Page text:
Americans Helping Americans Abroad

Under French law, health coverage is universal and obligatory and everybody must contribute to the costs as a function of means.

What is PUMA?

PUMA (protection universelle maladie) became law on January 1, 2016. As the name implies, it is meant to ensure that all legal residents in France have medical insurance even if they are not, as was previously required, in the labor market. According to the Code of Social Security (CSS), you are considered to be covered automatically after three months' legal residence in France. (CSS Art. L. 160-1). Although the coverage is automatic, you still have to apply for a medical insurance account (ouverture des droits) at your local social security office (CPAM) before you can claim reimbursements or subscribe to complementary or mutuelle coverage for what French social security does not pay.

Exceptions to PUMA

Expatriate workers who are sent to work in France by their U.S. employers are ineligible for the PUMA for up to 5 years, and people self-employed in the U.S. who come to work in France are ineligible for up to 2 years.

During those periods, they will need to purchase private insurance. Certain people already covered for health costs are also ineligible; such as, retirees of international organizations, diplomats, people with pensions from EU countries. (CSS Art. L. 160-6)

Paying for PUMA

People whose earnings from employment or professional activity are more than about 8200€/year are considered to have contributed sufficiently to the national health system via payroll deductions paid by them and their employers, or by direct charges. They are not concerned by the PUMA.

On the other hand, people whose earnings from employment or professional activity are less than about 8200€/year will have their medical costs reimbursed by the PUMA and, as a quid pro quo, they may have to contribute to the costs of their care (CSS Art. L. 380-2). The premium is called the cotisation subsidiaire maladie (CSM). Again, it applies to people do not make a sufficient contribution based upon work or professional activity; that is, who earn less than 8200€/yr. Instead, the CSM of 6.5% is levied against their worldwide* investment income, minus an abatement (about 20,500€ in 2020 and indexed for inflation).

Americans resident in France are not notified of their status as beneficiaries of PUMA. It is when they file their French income tax declaration that they are “discovered” by the French tax authorities (the “fisc”). The fisc examines tax declarations to measure the criteria of earnings and investment income that subject the resident to the CSM. The names of those who must pay the CSM are sent to Urssaf, the social security collection agency. Urssaf sends a bill for the CSM at the end of November in the year following each year of coverage. In other words, if you attain three months of legal residency in 2020, you will be covered from that moment, but your first official notification will be when you receive a bill for 2020 medical insurance at the end of November 2021. It will be pro-rated for your first year of residence.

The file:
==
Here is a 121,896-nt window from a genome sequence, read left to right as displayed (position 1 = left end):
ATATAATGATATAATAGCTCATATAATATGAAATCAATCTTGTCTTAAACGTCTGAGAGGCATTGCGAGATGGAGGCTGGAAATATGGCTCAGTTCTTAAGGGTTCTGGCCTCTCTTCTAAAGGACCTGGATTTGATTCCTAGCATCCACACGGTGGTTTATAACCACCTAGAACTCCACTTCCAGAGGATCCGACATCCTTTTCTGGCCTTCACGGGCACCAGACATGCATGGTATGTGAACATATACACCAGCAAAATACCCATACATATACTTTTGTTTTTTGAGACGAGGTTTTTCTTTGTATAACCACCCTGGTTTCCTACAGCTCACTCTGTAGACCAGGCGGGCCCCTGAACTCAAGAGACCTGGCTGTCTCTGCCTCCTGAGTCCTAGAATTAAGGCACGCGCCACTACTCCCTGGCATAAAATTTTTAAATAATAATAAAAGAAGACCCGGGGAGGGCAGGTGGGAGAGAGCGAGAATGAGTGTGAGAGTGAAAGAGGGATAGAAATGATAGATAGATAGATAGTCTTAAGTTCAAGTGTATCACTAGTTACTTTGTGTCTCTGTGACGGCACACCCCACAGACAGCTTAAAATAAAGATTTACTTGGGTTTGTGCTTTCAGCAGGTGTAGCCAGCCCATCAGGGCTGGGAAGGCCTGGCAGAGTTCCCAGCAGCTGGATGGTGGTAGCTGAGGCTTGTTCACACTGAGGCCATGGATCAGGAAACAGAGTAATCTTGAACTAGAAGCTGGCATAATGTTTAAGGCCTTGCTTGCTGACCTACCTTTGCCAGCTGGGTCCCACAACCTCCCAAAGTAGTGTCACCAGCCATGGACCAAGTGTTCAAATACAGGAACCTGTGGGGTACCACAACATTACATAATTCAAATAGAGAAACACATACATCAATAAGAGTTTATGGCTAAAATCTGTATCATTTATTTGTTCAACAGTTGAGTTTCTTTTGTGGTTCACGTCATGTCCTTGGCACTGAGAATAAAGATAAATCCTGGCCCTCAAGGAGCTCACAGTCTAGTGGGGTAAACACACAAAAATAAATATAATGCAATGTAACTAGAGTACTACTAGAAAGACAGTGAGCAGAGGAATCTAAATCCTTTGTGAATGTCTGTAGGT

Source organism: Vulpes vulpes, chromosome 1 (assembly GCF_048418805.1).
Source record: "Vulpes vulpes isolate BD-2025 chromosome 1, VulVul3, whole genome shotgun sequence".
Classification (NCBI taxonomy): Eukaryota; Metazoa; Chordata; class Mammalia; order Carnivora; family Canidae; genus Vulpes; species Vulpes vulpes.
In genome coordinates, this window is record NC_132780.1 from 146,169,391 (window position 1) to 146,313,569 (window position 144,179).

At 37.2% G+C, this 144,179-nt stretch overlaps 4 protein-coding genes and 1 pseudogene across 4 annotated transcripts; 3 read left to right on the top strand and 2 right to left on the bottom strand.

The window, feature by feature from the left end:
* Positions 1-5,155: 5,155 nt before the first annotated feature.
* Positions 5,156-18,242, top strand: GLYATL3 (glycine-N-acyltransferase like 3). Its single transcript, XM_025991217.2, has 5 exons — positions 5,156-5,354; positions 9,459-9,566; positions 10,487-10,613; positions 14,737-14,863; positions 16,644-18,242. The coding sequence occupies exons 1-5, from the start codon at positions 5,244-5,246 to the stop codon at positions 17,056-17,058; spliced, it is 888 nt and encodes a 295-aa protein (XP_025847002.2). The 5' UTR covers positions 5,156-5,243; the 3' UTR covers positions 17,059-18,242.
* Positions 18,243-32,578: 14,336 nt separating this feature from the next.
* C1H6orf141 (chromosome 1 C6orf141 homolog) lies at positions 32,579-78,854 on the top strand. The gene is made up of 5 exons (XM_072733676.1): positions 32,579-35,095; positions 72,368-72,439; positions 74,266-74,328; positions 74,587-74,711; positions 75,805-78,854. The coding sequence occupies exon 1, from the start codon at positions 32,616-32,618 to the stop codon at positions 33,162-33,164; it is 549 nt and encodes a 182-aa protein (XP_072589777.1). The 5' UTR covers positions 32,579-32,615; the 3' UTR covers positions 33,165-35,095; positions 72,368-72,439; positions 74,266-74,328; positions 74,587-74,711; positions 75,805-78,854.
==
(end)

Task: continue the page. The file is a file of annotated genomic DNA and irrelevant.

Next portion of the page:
You must pay the total or arrange payments in three equal portions or contest the bill within 30 days. Note that the 30 days run through the December holiday season, so you should anticipate this if you plan travel.

You are not alone in not being told you have national medical coverage. The Sécurité sociale (Sécu), which manages the health system, does not know either! The Sécu only learns it has a newly affiliated member when that person files a request for “affiliation” (ouverture des droits) at a local office, the CPAM.

The approval can take months, depending upon the workload of the département where you live. In the meantime, if you need health care you must ask the provider for a feuille de soins, which shows what was done medically and how much you paid. You can later submit these documents to the CPAM for reimbursement.

When your application is approved, the Sécu will issue an attestation de droits that tells any medical provider of your enrolled status. You will be able to apply for a health card, the Carte Vitale, and for complementary insurance. You will receive a permanent social security number.